March 27, 2012
Since its infamous Jeopardy win over a year ago, IBM's AI-darling Watson has been busy establishing real-world relationships in the financial and health care sectors. Back in September, IBM and health insurer WellPoint teamed up to develop the first commercial applications for the IBM Watson technology. Then in December, WellPoint announced that the new offerings would be used to help physicians diagnose and treat cancer patients. Cedars-Sinai Samuel Oschin Comprehensive Cancer Institute joined the partnership to provide expert guidance.
Earlier this month, IBM announced its AI prodigy Watson would be put to work helping the financial services sector as part of a partnership between Big Blue and Citigroup. IBM Watson's deep analytical abilities are a perfect match for organizations looking to rapidly uncover valuable insights from massive data stores.
According to the release, "Watson's ability to analyze the meaning and context of human language, and quickly process vast amounts of information to suggest options targeted to a consumers' individual circumstances, can help accelerate and assist decision makers in identifying opportunities, evaluating risks, and exploring alternative actions that are best suited for their clients."
Not much else was known about Watson's plans outside these few press releases, but then IBM made the unlikely move to unveil its Watson strategy in a Twitter chat room. "IBM Watson and Cloud" became the lead topic for the March #cloudchat. A complete transcript of the discussion is available here, while the IBM-sponsored section of Wired, Cloudline, offers a synopsis of the key points.
And key point number one is that "[Watson] is ONLY available as a service." This was in response to a question about when Watson-as-a-Service would be commercially available, to which IBM added that publicly-available use cases would not be available anytime soon. In response to a query about the best use case for Watson, IBM further responded that "[Watson] in cloud does not necessarily mean a public, consumer use case. It's a deployment choice for clients."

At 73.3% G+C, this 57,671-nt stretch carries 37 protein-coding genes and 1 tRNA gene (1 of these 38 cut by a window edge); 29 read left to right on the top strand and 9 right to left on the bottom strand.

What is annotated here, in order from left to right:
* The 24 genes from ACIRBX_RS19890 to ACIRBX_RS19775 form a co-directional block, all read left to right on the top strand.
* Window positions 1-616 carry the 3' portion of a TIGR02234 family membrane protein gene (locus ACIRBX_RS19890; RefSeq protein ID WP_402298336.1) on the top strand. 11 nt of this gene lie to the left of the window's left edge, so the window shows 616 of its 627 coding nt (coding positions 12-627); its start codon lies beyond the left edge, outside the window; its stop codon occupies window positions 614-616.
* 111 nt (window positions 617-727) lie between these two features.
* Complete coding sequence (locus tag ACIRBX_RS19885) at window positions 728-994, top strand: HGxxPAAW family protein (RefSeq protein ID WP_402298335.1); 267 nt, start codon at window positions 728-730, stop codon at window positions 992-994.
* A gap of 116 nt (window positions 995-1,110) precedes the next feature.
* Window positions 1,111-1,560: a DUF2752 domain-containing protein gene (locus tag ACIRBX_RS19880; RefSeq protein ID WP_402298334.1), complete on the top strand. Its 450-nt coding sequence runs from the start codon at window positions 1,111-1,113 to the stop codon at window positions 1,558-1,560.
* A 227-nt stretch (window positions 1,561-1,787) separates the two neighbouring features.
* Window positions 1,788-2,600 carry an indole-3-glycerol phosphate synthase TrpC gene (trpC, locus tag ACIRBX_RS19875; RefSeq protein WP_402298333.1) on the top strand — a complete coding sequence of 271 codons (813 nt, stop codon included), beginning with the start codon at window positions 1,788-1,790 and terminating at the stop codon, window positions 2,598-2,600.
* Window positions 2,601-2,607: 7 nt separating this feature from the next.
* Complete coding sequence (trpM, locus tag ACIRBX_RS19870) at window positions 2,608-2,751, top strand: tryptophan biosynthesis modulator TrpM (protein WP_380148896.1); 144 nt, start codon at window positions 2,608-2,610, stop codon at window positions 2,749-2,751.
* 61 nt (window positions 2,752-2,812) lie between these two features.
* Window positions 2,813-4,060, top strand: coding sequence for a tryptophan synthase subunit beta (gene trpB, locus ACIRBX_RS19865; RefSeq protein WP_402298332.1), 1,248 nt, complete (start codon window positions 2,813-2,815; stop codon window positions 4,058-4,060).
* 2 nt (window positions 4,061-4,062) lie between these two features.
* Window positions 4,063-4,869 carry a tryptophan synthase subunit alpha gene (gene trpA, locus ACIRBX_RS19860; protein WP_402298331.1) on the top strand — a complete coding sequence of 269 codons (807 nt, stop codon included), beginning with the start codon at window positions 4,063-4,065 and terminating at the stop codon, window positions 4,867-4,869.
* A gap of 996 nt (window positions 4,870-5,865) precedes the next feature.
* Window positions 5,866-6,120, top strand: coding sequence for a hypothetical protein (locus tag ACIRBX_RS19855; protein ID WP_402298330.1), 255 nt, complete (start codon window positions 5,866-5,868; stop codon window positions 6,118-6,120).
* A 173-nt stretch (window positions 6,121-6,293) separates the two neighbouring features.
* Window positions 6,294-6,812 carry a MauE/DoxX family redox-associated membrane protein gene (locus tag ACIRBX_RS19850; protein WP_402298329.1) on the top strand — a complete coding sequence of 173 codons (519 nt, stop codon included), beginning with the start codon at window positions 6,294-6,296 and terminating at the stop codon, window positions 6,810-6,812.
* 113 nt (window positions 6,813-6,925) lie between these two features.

The first question for the Twitter chat: "What is IBM Watson and how does it tie in with cloud?"
The responses are from IBM Watson (@IBMWatson) unless otherwise noted:
When asked what IBM Watson would be able to do in five years and whether there be other Watson-like machines, IBM responded that Watson is "best suited for use cases involving critical decision making based on large volumes of unstructured data." IBM also stated, "Watson is a client-driven initiative. IBM pushes it in directions our clients need."
Speaking of big data, IBM presents the following scenarios as evidence of the need for analytics technologies like Watson:
As for whether Watson is the smartest machine on the planet, the company says the real goal is to make users smarter: "[Watson] is a machine and only as smart as the people that contribute to it," says IBM.
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The study of climate change is one of those scientific problems where it is almost essential to model the entire Earth to attain accurate results and make worthwhile predictions. In an attempt to make climate science more accessible to smaller research facilities, NASA introduced what they call ‘Climate in a Box,’ a system they note acts as a desktop supercomputer.
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